The use of plan recognition for understanding dialogues was first described by Allen and Perrault . By using planning rules, their system could take an utterance and perform planning in reverse, by matching the consequence of each rule to a given utterance and introducing plan hypotheses called alternatives from the different available antecedents. From these hypotheses, the plan rules were used to search for a continuation of each alternative. The system partitioned the plan rules according to the capabilities of the system and the capabilities of the user, so that "obstacles" could be identified. Obstacles are parts of the plan that cannot be achieved by the user, but can be achieved by the system. The response of the system is then determined by the obstacles for which solutions can be provided.
Allen and Perrault give several examples of how a cooperative response can be provided. In one, an agent asks a question, for which an answer is given, but as a bonus, the hearer applies the planning rules to recognise the speaker's plan, identifies a further obstacle involving lack of information, and provides further information without being asked. In another example, a speaker asks a yes/no question about a property of a referent. Finding that the answer is no, the hearer infers that the speaker may have been looking for a referent for which the property is satisfied, and so the cooperative response is to instead provide a suitable referent. In another example, the planning of an indirect speech act is explained. In this example, a speaker asks a question that is seemingly irrelevant to any plan, such as "can you pass the salt?", flouting the maxim of relevance, until it is inferred that this question can be answered as a side-effect of another plan that is relevant, namely one in which the speaker wants the salt passed. While Allen and Perrault described the use of plan recognition in understanding an utterance, it must also be used from the speaker's perspective in choosing an utterance. For example, an agent might choose between the questions "what is the time and platform number of the Windsor train?", and "What is the time of the Windsor train?". In choosing the latter, the speaker must reason about the hearer's plan recognition process. The speaker expects that the hearer will recognise his plan and provide the information without being asked.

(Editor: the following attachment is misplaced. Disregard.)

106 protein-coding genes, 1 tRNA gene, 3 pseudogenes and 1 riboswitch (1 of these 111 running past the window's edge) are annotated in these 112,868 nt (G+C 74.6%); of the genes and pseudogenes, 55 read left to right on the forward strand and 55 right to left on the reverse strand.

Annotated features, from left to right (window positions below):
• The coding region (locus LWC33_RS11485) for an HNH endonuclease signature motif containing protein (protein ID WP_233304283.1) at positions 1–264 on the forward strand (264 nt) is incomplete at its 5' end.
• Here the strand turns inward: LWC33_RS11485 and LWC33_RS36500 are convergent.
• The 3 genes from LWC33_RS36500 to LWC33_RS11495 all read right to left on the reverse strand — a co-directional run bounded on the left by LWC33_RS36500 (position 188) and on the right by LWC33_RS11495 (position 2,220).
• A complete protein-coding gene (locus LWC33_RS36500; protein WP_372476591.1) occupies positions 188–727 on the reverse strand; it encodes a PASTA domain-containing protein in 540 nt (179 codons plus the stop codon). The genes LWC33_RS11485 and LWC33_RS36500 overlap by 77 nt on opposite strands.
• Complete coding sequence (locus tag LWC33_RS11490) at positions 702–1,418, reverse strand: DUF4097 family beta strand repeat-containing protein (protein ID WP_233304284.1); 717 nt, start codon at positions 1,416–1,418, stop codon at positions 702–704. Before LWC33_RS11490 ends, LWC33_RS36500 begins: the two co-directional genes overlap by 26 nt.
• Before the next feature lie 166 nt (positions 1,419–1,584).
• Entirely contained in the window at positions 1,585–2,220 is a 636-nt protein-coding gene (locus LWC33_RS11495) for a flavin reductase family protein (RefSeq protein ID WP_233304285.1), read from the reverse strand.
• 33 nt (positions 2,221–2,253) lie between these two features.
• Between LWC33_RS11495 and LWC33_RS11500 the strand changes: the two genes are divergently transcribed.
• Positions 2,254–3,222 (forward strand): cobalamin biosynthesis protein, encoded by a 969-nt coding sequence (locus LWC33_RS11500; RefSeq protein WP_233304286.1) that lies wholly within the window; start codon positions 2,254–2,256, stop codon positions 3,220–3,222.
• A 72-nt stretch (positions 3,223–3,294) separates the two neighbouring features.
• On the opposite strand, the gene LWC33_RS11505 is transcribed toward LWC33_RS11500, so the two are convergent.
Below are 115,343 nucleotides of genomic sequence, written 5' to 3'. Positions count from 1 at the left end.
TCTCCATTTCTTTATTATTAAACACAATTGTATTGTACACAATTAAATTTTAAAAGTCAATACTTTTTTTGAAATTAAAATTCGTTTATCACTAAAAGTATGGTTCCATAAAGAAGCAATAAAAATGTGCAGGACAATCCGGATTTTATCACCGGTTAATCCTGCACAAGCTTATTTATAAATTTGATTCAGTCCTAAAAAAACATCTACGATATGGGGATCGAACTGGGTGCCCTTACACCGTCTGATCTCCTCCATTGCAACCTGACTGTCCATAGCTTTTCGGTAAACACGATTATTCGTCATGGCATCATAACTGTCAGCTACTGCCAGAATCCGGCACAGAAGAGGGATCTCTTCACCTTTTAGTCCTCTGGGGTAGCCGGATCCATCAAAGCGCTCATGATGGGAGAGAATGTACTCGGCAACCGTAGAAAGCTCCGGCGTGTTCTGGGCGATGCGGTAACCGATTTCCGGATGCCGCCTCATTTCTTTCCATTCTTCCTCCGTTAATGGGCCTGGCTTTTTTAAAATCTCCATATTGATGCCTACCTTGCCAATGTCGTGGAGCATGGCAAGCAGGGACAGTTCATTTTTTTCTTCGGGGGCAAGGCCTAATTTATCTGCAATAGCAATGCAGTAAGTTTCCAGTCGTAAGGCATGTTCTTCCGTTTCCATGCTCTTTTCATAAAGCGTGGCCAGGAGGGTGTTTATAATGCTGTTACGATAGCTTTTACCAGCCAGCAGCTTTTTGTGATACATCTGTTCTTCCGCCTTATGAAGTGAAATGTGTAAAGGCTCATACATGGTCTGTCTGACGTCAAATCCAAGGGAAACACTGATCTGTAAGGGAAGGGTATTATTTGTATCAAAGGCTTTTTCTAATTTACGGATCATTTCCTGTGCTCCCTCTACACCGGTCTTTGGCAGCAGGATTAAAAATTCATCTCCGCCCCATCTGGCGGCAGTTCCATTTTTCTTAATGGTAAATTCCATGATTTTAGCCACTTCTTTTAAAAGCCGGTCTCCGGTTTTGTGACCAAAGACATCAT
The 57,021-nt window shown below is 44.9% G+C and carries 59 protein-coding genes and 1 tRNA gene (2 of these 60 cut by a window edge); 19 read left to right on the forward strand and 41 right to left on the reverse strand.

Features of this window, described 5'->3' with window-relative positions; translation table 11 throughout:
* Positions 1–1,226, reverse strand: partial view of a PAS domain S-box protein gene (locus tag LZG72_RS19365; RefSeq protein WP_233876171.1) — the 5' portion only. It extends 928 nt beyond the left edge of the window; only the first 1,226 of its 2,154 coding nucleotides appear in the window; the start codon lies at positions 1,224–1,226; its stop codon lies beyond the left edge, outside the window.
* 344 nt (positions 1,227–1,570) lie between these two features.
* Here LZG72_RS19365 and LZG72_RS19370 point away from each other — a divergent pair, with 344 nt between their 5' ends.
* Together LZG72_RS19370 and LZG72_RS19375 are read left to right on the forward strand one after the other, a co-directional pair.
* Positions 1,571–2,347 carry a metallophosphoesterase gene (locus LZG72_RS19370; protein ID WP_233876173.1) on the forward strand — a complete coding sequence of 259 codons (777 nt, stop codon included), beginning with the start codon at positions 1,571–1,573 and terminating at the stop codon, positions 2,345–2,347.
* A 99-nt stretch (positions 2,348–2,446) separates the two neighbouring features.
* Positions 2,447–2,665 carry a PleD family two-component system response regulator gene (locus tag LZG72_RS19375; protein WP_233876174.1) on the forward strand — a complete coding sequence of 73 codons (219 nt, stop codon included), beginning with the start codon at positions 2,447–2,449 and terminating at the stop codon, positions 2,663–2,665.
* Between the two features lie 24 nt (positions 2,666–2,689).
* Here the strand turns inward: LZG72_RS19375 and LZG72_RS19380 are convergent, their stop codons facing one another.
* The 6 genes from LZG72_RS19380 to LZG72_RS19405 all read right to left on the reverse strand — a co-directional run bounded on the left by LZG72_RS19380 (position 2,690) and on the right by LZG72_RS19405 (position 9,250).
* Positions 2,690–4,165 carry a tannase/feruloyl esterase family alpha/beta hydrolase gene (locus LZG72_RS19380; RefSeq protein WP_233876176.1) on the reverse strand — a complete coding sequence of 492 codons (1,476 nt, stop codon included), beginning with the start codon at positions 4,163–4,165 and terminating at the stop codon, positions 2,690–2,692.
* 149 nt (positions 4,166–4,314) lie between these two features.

There are various devices of ambiguity in dialogue whose success depends on plan recognition. For example, a referring expression like "the ball" might refer to the red ball or to the blue ball. Suppose a speaker has just picked up the red ball. He can then say "Shall I pass the ball?" and expect that the hearer will recognise his plan and find that the only ball that can be passed is the red one. Grosz and Sidner  describe how this happens by referring to the agent's attentional state. The attentional state is the collection of actions and objects associated with the focus point in the plan structure. If an agent is focussed, its contribution must attach itself to the focus point, and therefore must refer to the attentional state. Anaphora can also be planned in the same way. Where a pronoun may refer to more than one agent, the hearer would be expected to select whichever agent allows a coherent and focussed continuation of the plan to be constructed . Carberry  shows that by generating an expectation from a plan, ellipsis can be used to communicate sentence fragments, from which the intent of the speaker can be recovered by the hearer by matching the expectation with the fragment.
Grosz and Sidner  have formalised a logical model of the cooperative planning and plan recognition process. They describe the conditions under which an agent can infer that a plan is intended in which both the speaker and the hearer will act. This is called a shared plan. Assuming that when an agent recognises a speaker's intention, he will adopt that intention as well, the conditions are that it is mutually believed that the speaker intends the intention, and it is mutually believed that the actions in the plan are correct. If these conditions hold, then the mutual belief that each agent intends its part of the plan can be established. Shared plans are formalised as a set of inference rules on the mental state of the speaker. Shared plans are in some ways too strong to be useful. There are many situations in which mutual beliefs do not hold about intentions, due to differences of beliefs about the domain state and plan rules, yet the speaker can still form a useful plan. For instance, a dialogue planner may ask for milk in his coffee, but the hearer, not believing that milk is available, may well form a plan to ask him if cream is alright instead. In this example, a shared plan does not exist for the first utterance because the agents do not have mutual beliefs about the correctness of the plan. Such plans will feature regularly in this thesis, since the planner to be described is designed to deal with uncertainty and differences in beliefs.